There many possible solutions to this problem. One possibility is sets of {4,6}, {6, 10}, and {-13, -7}. Another is sets of {4,5,6}, {6,8,10}, and {-13,-10,-7}.

If your answer **does not** match our answer,

- Did you check, once you got the right standard deviation, that your data set still had the right mean?
- Did you use the formula for calculating the
*population* standard deviation? Since you are making up an entire data set, rather than sampling from a larger group, you should use the formula for calculating the *population* standard deviation, not the sample standard deviation. - Did you try making up some sample datasets and checking their mean and standard deviation?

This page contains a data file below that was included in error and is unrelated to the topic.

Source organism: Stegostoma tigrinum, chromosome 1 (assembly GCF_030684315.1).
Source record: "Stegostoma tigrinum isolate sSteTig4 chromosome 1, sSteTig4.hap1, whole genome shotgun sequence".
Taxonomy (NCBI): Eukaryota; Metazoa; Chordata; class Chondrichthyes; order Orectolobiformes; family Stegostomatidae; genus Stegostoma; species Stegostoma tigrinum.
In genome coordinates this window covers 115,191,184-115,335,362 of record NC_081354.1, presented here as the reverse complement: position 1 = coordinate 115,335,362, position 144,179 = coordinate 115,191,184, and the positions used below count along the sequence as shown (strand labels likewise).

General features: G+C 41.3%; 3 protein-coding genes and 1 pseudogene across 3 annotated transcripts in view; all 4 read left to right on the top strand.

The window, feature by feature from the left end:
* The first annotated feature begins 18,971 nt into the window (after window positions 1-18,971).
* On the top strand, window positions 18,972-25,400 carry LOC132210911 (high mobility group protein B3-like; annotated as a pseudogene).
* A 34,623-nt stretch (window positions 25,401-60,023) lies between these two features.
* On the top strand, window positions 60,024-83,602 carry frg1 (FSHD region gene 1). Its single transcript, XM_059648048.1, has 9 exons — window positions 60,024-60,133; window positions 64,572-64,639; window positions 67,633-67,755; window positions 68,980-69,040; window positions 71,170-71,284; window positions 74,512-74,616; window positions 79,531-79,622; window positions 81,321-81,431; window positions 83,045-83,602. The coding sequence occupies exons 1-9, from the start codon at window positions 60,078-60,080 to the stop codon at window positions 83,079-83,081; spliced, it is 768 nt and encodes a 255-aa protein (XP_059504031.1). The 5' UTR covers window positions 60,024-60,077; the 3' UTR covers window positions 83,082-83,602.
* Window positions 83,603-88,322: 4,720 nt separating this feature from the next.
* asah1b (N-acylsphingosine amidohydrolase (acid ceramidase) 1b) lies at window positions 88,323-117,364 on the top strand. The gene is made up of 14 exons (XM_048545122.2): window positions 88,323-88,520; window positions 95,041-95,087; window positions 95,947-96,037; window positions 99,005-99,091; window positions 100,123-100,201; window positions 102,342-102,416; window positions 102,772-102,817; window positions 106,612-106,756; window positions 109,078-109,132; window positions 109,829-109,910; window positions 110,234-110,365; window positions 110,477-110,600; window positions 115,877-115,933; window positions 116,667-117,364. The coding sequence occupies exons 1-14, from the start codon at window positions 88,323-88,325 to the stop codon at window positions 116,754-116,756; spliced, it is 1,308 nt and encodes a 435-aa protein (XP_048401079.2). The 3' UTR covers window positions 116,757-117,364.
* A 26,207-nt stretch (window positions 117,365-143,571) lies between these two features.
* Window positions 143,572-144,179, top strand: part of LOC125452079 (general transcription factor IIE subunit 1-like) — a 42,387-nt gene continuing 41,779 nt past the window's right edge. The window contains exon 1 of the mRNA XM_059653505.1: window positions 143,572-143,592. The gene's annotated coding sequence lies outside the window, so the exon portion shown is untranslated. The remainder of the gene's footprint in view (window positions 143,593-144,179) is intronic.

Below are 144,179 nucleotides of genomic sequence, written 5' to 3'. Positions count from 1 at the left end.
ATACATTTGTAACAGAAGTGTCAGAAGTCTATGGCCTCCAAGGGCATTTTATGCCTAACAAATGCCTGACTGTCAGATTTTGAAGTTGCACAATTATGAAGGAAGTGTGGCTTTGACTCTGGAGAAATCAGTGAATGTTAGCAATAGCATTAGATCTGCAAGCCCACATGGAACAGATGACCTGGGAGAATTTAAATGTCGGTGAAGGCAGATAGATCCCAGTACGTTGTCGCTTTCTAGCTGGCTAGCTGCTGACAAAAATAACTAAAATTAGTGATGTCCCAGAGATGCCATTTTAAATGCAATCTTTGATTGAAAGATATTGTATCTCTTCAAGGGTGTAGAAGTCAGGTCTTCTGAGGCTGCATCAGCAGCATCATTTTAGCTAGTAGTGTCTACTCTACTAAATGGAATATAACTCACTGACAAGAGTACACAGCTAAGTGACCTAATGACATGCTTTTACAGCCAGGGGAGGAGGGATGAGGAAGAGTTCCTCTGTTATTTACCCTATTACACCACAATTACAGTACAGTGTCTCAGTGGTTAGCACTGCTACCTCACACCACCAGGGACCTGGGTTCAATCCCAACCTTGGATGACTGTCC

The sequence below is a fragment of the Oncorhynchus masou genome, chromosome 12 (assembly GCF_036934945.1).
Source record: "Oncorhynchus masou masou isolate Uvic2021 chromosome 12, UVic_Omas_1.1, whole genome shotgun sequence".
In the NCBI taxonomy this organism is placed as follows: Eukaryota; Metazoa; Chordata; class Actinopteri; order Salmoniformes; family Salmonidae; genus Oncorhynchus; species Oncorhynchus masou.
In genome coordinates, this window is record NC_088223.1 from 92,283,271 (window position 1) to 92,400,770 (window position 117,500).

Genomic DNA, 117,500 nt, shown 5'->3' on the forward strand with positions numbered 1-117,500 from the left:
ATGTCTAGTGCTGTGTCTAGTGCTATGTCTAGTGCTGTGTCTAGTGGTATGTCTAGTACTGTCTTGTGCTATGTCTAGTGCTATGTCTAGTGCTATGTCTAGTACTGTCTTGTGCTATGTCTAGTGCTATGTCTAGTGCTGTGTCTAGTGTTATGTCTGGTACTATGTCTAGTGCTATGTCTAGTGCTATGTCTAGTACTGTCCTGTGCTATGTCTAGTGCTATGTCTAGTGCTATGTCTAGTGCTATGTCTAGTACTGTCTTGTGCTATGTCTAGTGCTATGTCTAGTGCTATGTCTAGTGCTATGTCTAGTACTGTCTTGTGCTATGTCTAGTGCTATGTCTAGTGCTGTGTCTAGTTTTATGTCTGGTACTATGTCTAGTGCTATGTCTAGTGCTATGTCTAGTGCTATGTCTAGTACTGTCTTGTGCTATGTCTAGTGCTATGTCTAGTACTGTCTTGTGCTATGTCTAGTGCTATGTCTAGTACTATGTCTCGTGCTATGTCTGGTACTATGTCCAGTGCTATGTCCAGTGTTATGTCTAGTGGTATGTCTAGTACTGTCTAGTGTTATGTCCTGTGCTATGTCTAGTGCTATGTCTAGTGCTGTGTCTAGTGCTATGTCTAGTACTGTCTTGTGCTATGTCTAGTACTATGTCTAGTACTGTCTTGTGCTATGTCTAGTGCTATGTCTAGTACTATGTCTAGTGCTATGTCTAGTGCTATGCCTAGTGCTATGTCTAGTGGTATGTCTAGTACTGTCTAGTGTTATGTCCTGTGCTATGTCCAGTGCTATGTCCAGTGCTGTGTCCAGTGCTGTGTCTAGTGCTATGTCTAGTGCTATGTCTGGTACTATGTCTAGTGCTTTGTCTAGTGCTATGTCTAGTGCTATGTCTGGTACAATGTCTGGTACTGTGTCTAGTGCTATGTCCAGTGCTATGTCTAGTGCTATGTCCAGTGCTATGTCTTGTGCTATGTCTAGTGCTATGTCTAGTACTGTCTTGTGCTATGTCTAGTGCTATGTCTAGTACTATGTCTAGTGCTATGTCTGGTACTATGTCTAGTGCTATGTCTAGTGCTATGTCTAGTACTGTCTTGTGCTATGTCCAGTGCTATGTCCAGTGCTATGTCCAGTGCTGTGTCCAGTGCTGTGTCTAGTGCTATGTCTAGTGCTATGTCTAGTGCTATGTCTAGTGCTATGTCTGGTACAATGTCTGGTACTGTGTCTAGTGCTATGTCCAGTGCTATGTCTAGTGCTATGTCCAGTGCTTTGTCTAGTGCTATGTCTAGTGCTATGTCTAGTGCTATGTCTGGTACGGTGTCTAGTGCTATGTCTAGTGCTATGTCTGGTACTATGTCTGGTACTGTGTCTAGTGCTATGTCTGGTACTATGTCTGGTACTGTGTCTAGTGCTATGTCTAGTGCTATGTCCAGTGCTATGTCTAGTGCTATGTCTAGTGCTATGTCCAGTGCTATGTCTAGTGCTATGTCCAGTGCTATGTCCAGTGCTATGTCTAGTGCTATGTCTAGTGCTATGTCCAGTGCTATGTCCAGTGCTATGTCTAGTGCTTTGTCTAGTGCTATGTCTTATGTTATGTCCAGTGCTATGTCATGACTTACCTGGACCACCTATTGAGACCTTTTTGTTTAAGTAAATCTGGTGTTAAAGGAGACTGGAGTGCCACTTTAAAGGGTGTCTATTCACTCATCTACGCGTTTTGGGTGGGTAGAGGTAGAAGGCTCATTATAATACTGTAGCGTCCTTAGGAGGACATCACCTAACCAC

- Did you try a working backwards strategy and ask yourself, "in order for the standard deviation calculations to come out to be 1, what must have been true in the previous step?" or "in order for the mean calculations to come out to be 5, what must have been true in the previous step?"
- Did you consider making a data set with just two data points?
- Did you look up the formulas for mean and standard deviation?

If your answer **does** match ours,

- Did you explain any statistics concepts that you used?
- If you used a guess and check strategy, did you explain how you chose the numbers you guessed?
- Did you create a general formula pertaining to any mean and standard deviation?
- Can you think of another way to go about solving this problem?
- Is there a hint you could give a student who was struggling to solve the problem?
- Did you describe any "ah-ha!" moments you had?
- Did you describe the strategy you used?